By David Comissiong
Barbados’ Ambassador to Caricom
There seems to be a perception out there that our Caribbean Community (Caricom) member states have not undertaken a collective Caricom initiative to secure Covid-19 vaccines for our region. Nothing could be further from the truth!
I would therefore like to briefly inform the Barbadian and other Caribbean people about the three major collective Caricom-based vaccine initiatives in which all of our member states are engaged. They are as follows:-
1. The WHO/COVAX Scheme
All Caricom member states have signed on to the vaccine component of the World Health Organization’s “Access to Covid-19 Tools” programme known as COVAX. Under this Programme, our Caricom member states will receive some twenty per cent of their vaccine needs. Furthermore, Caricom member states that are designated as “Low Income Countries” will receive their vaccines free of cost, while “Middle Income Countries” will have to pay – but at the best prices available internationally.
2.The AU’s Medical Supplies Platform
Cognizant of the fact that our Vaccine needs extend beyond the COVAX programme, Caricom, with the assistance of Dr Tedros Ghebreyesus of the WHO, negotiated with the African Union (AU) to purchase a quantity of vaccines on the AU’s Medical Supplies Platform. This negotiation has led the AU to carve out 1.5 million of their 250 million vaccine purchase, and to allocate these vaccines to our Caricom nations. And because the AU purchase is such a massive one, it means that – once again- our member states are benefiting from some of the cheapest prices available internationally.
3. The PAHO Programme
The standard institution through which our Caricom states access and purchase vaccines is the Pan-American Health Organization (PAHO), and the Covid-19 vaccine is no exception. Thus, after having utilized the COVAX and AU mechanisms, our Caricom member states will be able to access additional vaccines through PAHO – once again, at some of the best prices available internationally.
And so, Caribbean people can rest assured that, after some 53 years of the Carifta/Caricom experience, our governments are well aware of the benefits of collective action!
Indeed, I would like our people to know that from the very start of the Covid-19 pandemic our governments have undertaken a collective, Caricom-based response to the crisis, led by such regional institutions as the Caricom Secretariat, the Caribbean Public Health Agency (CARPHA), the UWI Covid-19 Task Force, the Caribbean Disaster Emergency Management Agency (CDEMA), the Regional Security System (RSS), and PAHO, among others.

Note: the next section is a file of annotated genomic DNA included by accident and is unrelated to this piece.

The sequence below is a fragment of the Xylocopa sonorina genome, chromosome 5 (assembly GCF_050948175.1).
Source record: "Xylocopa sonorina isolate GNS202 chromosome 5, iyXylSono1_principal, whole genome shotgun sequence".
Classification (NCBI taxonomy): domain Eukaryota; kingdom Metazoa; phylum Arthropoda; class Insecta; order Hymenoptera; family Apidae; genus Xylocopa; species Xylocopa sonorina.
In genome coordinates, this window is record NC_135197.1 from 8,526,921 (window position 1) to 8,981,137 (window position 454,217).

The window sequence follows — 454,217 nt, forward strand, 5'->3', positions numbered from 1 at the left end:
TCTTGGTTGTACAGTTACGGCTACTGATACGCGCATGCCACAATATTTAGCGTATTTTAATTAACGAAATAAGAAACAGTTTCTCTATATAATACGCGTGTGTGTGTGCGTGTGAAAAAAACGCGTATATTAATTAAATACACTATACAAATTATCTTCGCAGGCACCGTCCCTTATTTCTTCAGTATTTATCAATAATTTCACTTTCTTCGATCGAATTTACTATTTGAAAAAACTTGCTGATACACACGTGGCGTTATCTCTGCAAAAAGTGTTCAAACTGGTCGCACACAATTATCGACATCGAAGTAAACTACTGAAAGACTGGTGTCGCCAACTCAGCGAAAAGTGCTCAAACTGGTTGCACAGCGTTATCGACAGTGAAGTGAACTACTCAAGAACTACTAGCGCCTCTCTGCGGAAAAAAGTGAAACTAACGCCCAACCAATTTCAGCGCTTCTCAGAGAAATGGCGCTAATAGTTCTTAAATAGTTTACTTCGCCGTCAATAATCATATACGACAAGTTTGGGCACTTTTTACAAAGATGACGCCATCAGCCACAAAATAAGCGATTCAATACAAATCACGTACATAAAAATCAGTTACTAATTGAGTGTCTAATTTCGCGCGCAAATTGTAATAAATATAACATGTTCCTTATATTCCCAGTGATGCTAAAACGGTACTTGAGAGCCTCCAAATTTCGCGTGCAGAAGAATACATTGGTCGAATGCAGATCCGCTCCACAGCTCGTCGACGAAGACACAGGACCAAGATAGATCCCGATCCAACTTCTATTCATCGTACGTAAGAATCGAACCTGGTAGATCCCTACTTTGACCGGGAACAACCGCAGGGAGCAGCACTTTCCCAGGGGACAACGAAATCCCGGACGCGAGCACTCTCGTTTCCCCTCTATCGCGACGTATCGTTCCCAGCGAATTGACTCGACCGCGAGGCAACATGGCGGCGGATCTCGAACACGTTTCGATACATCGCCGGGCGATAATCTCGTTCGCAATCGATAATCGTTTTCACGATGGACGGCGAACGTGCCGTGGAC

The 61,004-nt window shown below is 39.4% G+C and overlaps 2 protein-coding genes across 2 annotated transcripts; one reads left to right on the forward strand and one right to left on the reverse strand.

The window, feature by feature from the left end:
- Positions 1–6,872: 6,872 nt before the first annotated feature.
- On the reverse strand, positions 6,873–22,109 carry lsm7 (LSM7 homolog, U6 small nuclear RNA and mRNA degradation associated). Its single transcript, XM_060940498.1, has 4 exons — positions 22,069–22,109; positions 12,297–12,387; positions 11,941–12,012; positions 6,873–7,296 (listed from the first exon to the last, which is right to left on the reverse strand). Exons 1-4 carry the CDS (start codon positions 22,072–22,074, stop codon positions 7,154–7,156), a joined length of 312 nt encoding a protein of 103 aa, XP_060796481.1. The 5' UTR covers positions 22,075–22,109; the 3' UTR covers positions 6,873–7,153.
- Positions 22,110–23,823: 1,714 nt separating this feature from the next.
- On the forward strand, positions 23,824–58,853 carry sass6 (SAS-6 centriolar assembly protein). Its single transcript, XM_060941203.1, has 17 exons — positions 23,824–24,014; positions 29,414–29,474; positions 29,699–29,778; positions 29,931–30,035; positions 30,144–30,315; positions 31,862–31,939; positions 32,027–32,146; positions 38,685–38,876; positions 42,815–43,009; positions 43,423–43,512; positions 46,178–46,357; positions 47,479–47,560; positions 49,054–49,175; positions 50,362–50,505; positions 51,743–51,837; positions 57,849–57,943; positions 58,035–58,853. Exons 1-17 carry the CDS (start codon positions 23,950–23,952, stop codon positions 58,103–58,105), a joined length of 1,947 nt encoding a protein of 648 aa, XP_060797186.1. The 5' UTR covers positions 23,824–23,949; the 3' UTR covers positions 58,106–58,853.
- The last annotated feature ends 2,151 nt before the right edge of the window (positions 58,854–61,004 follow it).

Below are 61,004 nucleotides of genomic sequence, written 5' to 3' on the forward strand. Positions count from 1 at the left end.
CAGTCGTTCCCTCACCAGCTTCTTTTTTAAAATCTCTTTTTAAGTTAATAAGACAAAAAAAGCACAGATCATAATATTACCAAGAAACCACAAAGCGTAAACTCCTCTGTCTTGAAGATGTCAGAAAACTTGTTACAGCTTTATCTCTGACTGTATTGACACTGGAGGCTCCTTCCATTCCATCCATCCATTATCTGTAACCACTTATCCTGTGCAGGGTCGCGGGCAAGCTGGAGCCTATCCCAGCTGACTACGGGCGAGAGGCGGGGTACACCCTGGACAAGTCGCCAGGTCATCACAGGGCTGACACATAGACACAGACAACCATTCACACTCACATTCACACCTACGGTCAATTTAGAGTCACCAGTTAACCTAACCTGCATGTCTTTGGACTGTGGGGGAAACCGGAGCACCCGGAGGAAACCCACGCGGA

Of course, in addition to the three Caricom-based initiatives outlined above, there was the greatly appreciated donation of Covid-19 vaccines by the government of India to various Caricom nations. This fortuitous development was rooted in the close relationship that exists between the Prime Minister of Dominica – Honourable Roosevelt Skerrit – and the Government and Prime Minister of India.
This relationship has been leveraged by Prime Ministers Skerrit, Mottley and Browne, among others, to deliver hundreds of thousands of free vaccines to the various countries of our region. And to the credit of our political leaders, they have opted to share their vaccine gifts with fellow Caricom member states!
Finally, there is the beckoning Cuban Covid-19 vaccine. Our Caribbean civilization is fortunate to have a member nation that possesses the technical capacity to create a vaccine to respond to this deadly virus. Cuba is now in the final phase of testing its “Soberana 02” vaccine, and it is confidently expected that this vaccine will receive WHO certification and be available by September of this year. And, needless to say, a number of Caricom nations, inclusive of Barbados, are making arrangements to access the Cuban vaccine as soon as it becomes available.
It also needs to be noted that our Caricom Heads of Government have publicly expressed their disgust and dismay at the manner in which a number of powerful and wealthy nations have been seeking to monopolise the world’s stock of Covid-19 vaccines, to the great distress and disadvantage of relatively small developing countries like our CAribbean nations. This has led Caricom to officially request that the WHO organise a Global Summit to address the issue of equitable access by all countries to the world’s stock of Covid-19 vaccines.Thoughts and views expressed in guest editorials do not necessarily reflect the opinion of Observer NewsCo, its management or staff.